NEURO-ATYPICAL CHILDREN AND MAINSTREAM EDUCATION – ARE THEY READY FOR EACH OTHER?

“You really are asking for trouble with this article, aren’t you” read one of the comments to the Guardian’s Secret Teacher section latest instalment. And I have to say I couldn’t agree more… The Secret Teacher deals with all aspects (and sometimes perils) of a teacher’s life and this week’s it was the turn of a SENCO to vent about over-concerned parents who present her with diagnosis to explain their children’s shortcomings in the academic world.

The author was making the point that we are a bit too keen as a society to stick a label on individuals often to the detriments of real sufferers. Fair enough. She also said that she has found herself having to pander to increasingly farcical theories from parents and carers as to why things aren’t working out for their offsprings. Now in my experience and from what I’ve heard from parents in similar situations it is almost impossible to get any educational help without a diagnosis from a professional and even then in most cases the fighting isn’t over. Access to support is often discussed in our Helpp coffee mornings and for a lot of us it has been a struggle. I also doubt that in today’s economic climate and squeezed budgets many SENCOs have the luxury of time to “pander” to parents’ theories and ideas without a solid professional back up.

For me this article highlighted far more. We are the first generation of google parents and we have come to expect that the solution to all our educational woes are a click away. We are then looking for validation from teaching staff that according to the National Careers Service are only expected to complete limited SEN training unless they choose to become a dedicated SEN teacher. I would say to teachers that it is ok to share that they don’t know or are unsure and redirect parents to the traditional avenues. But please don’t dismiss us, our approach may be misguided but our concerns are real.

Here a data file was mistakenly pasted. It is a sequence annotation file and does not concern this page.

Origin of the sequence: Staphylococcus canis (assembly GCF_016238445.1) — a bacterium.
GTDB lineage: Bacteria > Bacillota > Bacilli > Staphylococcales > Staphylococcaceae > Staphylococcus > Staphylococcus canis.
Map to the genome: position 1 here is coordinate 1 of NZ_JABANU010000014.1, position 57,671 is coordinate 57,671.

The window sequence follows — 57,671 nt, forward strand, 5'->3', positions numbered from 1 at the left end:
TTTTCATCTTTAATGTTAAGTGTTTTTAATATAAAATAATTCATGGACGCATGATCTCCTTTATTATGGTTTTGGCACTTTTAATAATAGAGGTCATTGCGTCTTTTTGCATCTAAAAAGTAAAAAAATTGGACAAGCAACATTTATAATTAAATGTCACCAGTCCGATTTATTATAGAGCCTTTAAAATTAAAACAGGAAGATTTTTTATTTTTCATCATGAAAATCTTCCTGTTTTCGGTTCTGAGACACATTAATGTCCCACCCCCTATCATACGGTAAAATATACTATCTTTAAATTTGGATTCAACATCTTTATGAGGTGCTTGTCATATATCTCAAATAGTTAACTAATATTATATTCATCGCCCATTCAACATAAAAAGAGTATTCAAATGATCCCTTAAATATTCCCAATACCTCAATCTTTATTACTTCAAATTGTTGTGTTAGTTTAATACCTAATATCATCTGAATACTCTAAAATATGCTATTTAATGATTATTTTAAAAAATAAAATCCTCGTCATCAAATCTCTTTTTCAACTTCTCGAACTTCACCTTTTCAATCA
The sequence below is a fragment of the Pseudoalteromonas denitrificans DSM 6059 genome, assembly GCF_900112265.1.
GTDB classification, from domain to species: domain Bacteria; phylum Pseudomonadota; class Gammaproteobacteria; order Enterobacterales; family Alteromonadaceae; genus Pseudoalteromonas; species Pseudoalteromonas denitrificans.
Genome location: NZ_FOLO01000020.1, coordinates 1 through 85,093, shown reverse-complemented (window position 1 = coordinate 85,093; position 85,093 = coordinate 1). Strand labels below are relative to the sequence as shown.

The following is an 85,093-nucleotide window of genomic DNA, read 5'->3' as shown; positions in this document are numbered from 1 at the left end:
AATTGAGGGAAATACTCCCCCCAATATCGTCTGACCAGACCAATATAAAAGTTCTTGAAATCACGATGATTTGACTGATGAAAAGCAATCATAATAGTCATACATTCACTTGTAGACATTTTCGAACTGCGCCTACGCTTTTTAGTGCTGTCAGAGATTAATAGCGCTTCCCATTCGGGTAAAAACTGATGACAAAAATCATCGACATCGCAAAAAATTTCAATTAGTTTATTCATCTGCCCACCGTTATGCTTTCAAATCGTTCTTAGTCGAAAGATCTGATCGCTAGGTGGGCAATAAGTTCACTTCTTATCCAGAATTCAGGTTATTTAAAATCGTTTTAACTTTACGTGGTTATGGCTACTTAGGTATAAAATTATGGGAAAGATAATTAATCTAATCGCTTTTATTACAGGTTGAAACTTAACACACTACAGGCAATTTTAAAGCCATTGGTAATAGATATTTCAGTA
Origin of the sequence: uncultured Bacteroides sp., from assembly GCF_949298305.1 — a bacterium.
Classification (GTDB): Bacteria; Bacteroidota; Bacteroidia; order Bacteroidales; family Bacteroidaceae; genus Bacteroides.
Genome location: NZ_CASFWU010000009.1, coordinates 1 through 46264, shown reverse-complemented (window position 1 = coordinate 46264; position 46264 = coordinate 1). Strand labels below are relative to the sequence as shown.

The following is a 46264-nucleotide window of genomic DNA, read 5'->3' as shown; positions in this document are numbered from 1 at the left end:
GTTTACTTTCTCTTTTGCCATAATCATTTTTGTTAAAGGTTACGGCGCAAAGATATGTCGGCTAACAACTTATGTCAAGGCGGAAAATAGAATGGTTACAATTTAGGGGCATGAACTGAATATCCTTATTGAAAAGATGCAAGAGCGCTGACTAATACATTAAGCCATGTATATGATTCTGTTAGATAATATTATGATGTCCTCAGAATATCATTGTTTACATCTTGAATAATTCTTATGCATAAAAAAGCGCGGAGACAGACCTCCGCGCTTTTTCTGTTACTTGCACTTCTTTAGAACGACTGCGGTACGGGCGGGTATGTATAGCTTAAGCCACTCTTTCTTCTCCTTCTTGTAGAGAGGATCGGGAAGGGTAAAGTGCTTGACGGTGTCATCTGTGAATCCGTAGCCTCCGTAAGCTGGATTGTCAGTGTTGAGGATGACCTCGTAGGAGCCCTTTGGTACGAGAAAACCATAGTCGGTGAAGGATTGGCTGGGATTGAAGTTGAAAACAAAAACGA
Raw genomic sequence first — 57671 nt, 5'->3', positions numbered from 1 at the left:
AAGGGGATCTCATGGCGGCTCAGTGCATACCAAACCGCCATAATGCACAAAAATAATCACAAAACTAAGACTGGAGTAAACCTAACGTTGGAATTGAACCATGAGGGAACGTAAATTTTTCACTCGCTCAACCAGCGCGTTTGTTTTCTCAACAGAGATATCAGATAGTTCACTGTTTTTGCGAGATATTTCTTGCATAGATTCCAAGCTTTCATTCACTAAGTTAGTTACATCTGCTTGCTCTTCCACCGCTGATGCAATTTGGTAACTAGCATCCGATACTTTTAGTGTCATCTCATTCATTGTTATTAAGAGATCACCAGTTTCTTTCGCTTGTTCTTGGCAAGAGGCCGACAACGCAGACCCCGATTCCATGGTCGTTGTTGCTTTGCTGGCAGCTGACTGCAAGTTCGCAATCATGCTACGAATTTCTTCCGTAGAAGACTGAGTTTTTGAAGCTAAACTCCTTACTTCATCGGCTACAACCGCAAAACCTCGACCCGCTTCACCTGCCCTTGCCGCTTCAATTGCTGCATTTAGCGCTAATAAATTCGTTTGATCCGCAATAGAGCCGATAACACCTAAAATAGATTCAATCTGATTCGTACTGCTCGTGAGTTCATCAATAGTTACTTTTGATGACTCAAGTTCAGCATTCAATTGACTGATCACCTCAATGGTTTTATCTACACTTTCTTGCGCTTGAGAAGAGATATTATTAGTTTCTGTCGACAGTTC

To the read the full Guardian article click here

Helpp organises a series of coffee mornings where parents and carers discuss various issues including access to support. Our next coffee mornings will be held on 3 July and 4 September 2015. For more information click here

ASD IN POPULAR CULTURE, BLESSING OR CURSE?

At the weekend, America hosted the Tony Awards, the theatre’s answer to the Oscars.

This was a big night for the Curious Incident of the Dog in the Night-Time. The play, based on the 2003 book depicting a 15-year old teenager on the autism spectrum scooped up two of the main awards namely Best Play and Best Lead Actor for Alexander Sharp’s interpretation of Christopher the story’s main protagonist.

On its release the book struck a cord with many and rapidly became a best seller. It then went on to become a successful play in the West End and has now achieved Broadway recognition. There’s even talk of a film by David Heyman and Steve Kloves, the producer and screenwriter behind the Harry Potter franchise.

When it comes to raising awareness it’s difficult to do much better. Whilst the character’s condition has never been confirmed, his social communication difficulties are clear and the success of the book and subsequently the play have given the autism spectrum an unprecedented platform in popular culture. So far so good… Yet telegraph.co.uk reports that the author Mark Haddon has expressed reservations about the novel being used as an autism “textbook” by social workers and police forces.

Whilst this book is clearly a novel, not written by an expert and has therefore no vocation to become an autism textbook, it has undoubtedly lifted a veil over the autism spectrum world. Individuals with no personal interest in this field are unlikely to refer to specialist publications but may read this novel and get an insight of the condition. It is a fiction with a view to entertain but it does help putting the spotlight on social communication difficulties.

So to the question blessing or curse, I firmly believe that the incursion of ASD in popular culture can only be a good thing – and I understand Mr Hatton’s reservations but he has helped many and probably more than he knows.